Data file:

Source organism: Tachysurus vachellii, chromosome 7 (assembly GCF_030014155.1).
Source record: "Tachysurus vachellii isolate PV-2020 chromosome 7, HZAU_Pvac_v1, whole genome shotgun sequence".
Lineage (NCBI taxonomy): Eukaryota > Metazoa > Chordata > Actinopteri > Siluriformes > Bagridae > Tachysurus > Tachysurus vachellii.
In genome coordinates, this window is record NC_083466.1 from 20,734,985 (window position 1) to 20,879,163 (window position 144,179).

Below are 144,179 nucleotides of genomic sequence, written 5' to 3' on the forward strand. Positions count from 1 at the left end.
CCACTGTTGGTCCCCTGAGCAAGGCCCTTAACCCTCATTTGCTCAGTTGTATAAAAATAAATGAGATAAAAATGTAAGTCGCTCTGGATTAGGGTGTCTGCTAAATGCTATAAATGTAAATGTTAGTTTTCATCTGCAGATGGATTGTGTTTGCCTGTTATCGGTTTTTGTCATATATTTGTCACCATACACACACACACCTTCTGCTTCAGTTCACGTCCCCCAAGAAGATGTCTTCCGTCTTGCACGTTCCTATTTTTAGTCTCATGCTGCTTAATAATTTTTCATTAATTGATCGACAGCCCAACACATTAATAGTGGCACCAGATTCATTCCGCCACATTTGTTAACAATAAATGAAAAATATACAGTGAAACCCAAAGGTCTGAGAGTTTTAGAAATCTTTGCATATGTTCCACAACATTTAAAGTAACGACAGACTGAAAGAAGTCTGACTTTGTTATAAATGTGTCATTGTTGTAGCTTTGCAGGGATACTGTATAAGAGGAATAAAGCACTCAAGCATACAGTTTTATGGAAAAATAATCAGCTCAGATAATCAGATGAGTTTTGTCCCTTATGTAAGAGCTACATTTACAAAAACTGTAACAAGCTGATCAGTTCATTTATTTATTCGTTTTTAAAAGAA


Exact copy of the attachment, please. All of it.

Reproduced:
Source organism: Tachysurus vachellii, chromosome 7 (assembly GCF_030014155.1).
Source record: "Tachysurus vachellii isolate PV-2020 chromosome 7, HZAU_Pvac_v1, whole genome shotgun sequence".
Lineage (NCBI taxonomy): Eukaryota > Metazoa > Chordata > Actinopteri > Siluriformes > Bagridae > Tachysurus > Tachysurus vachellii.
In genome coordinates, this window is record NC_083466.1 from 20,734,985 (window position 1) to 20,879,163 (window position 144,179).

Below are 144,179 nucleotides of genomic sequence, written 5' to 3' on the forward strand. Positions count from 1 at the left end.
CCACTGTTGGTCCCCTGAGCAAGGCCCTTAACCCTCATTTGCTCAGTTGTATAAAAATAAATGAGATAAAAATGTAAGTCGCTCTGGATTAGGGTGTCTGCTAAATGCTATAAATGTAAATGTTAGTTTTCATCTGCAGATGGATTGTGTTTGCCTGTTATCGGTTTTTGTCATATATTTGTCACCATACACACACACACCTTCTGCTTCAGTTCACGTCCCCCAAGAAGATGTCTTCCGTCTTGCACGTTCCTATTTTTAGTCTCATGCTGCTTAATAATTTTTCATTAATTGATCGACAGCCCAACACATTAATAGTGGCACCAGATTCATTCCGCCACATTTGTTAACAATAAATGAAAAATATACAGTGAAACCCAAAGGTCTGAGAGTTTTAGAAATCTTTGCATATGTTCCACAACATTTAAAGTAACGACAGACTGAAAGAAGTCTGACTTTGTTATAAATGTGTCATTGTTGTAGCTTTGCAGGGATACTGTATAAGAGGAATAAAGCACTCAAGCATACAGTTTTATGGAAAAATAATCAGCTCAGATAATCAGATGAGTTTTGTCCCTTATGTAAGAGCTACATTTACAAAAACTGTAACAAGCTGATCAGTTCATTTATTTATTCGTTTTTAAAAGAA